2. Challenged learners: Some of the games/races are more complex then others and need some considered thought if you are to become the best that you can be on your own in the game or when playing against others. The girls have worked out much of what needs to be done, what needs to be taken account of in the various games and they have done this without me. They have persevered and are showing an innate ability to unpick the game grammar. This challenge has also been incredibly evident when they have been playing Little Big Planet. Complex and challenging problems do not appear to phase them. They step up to the challenge that games present to them and they want to meet them, there is the intrinsic motivation and drive to meet these challenges.
  3. Confident learners: Over the festive period there were many visitors to the house what with family and friends. My daughters took that opportunity to not only show off how good they were becoming at the game but also to teach the adults how to play it and play it successfully. Again, watching them in action I was delighted to see how they took account of the fact that these 'oldies' were new to the game so they started with easy levels and games so that they could manage the controls. They then offered some tips and strategies that should be taken on board and finally they continued to offer encouragement to those who did not exhibit any real games skills. There appears to be an innate ability to differentiate in this aspect of learning, an innate ability to teach. They naturally assumed the role of the more knowledgeable person in the learning dynamic and showed how they could fulfil this in a sensitive fashion. Confidence in themselves shone through here. Isn't it something to give young learners the opportunity to play this role in a serious way that is not embedded in a any falsely constructed adult dynamic? This is something that they can do NOW and  I believe that we must create as many opportunities as we can to allow learners to do this.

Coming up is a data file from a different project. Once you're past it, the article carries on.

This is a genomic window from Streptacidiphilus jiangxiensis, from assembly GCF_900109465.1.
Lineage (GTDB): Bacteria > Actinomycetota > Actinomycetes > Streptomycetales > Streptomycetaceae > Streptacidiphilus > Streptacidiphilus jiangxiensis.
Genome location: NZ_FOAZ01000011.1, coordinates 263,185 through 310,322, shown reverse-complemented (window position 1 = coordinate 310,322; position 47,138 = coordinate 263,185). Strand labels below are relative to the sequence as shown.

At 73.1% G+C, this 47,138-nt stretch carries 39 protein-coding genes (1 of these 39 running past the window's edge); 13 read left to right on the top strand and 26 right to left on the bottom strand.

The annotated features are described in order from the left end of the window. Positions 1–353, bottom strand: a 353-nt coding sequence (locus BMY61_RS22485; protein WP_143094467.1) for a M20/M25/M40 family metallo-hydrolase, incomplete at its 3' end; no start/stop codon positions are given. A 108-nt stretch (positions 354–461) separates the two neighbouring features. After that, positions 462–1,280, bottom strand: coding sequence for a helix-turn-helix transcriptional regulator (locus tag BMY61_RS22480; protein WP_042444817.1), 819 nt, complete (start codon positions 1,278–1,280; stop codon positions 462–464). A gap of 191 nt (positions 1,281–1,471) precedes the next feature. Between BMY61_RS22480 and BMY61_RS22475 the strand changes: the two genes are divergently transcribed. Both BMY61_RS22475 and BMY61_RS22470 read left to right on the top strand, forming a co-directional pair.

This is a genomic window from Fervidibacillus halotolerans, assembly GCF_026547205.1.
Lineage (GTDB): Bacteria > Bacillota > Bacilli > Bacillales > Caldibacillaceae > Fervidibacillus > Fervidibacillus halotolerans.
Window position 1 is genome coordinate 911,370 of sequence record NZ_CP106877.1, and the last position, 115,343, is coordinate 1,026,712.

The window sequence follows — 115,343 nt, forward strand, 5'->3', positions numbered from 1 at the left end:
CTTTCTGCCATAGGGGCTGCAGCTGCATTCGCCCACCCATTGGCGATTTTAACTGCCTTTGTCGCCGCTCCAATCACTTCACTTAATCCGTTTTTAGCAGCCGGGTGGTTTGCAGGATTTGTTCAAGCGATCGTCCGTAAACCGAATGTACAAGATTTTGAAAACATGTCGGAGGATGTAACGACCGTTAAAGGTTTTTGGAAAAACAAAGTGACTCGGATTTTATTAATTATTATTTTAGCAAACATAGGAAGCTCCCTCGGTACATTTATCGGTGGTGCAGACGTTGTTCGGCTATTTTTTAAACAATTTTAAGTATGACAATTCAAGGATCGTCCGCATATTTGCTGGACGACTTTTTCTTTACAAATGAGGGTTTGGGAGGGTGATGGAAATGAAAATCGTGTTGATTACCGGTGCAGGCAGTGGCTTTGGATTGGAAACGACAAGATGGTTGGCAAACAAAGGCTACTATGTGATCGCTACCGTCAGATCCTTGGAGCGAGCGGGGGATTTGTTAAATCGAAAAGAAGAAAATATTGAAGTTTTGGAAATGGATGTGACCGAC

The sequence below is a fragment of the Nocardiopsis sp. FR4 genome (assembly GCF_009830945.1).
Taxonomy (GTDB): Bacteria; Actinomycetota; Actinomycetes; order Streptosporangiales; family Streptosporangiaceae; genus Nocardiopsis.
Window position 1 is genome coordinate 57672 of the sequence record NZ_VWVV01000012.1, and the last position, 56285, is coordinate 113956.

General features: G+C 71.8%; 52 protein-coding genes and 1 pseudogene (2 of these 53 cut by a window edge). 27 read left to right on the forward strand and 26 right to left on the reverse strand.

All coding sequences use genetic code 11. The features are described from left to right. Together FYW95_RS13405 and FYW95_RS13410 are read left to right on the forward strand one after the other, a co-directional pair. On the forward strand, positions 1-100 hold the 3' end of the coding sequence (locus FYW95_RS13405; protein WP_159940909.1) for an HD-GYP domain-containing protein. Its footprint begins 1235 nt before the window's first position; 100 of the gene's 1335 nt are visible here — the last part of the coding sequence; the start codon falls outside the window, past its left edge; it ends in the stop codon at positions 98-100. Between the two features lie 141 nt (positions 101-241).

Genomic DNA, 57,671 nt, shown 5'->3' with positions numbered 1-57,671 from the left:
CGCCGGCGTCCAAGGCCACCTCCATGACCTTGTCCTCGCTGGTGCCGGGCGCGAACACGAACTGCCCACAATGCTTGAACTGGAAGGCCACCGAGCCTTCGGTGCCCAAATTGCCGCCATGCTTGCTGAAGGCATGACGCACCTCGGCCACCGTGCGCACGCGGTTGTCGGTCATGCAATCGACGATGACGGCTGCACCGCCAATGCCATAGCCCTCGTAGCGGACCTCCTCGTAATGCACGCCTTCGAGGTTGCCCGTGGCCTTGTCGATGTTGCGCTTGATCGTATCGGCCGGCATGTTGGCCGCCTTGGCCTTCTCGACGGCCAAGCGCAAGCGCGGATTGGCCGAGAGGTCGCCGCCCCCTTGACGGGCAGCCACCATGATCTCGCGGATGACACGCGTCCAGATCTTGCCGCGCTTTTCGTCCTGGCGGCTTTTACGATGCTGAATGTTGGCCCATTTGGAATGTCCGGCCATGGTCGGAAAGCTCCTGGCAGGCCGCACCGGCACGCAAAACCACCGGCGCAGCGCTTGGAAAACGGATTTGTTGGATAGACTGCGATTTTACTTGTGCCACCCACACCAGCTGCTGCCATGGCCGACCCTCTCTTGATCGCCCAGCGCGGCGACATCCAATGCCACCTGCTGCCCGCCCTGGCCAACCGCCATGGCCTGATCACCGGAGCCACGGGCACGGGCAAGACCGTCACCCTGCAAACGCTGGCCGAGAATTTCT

4. Social Learners: Although there are times when the girls are lost in the game the amount of dialogue that happens between them when they are wirelessly connecting and connected or when someone achieves a great score or discovers an easter egg of sorts is really impressive. They automatically share this so that both develop the skills that each other discovers individually. Similarly, this happens when they hook up their consoles with their cousins and friends and instantly we have a connected group of learners, independently, successfully and confidently managing the technology. 
  5. Learners that need 'guidance': All this is wonderful but I am faced with moans and groans and the occasional tantrum when game play is over, it's time for tea or I tell them that they have spent enough time with their DSi and that it's time to do something else. The reaction from them when I cause them to withdraw from the game and their reactions at times when it is denied to them cam cause some problems. However, as the adult in their lives I feel that my role is to ensure that balance is in place and that this message is one that is consistently given and acted on.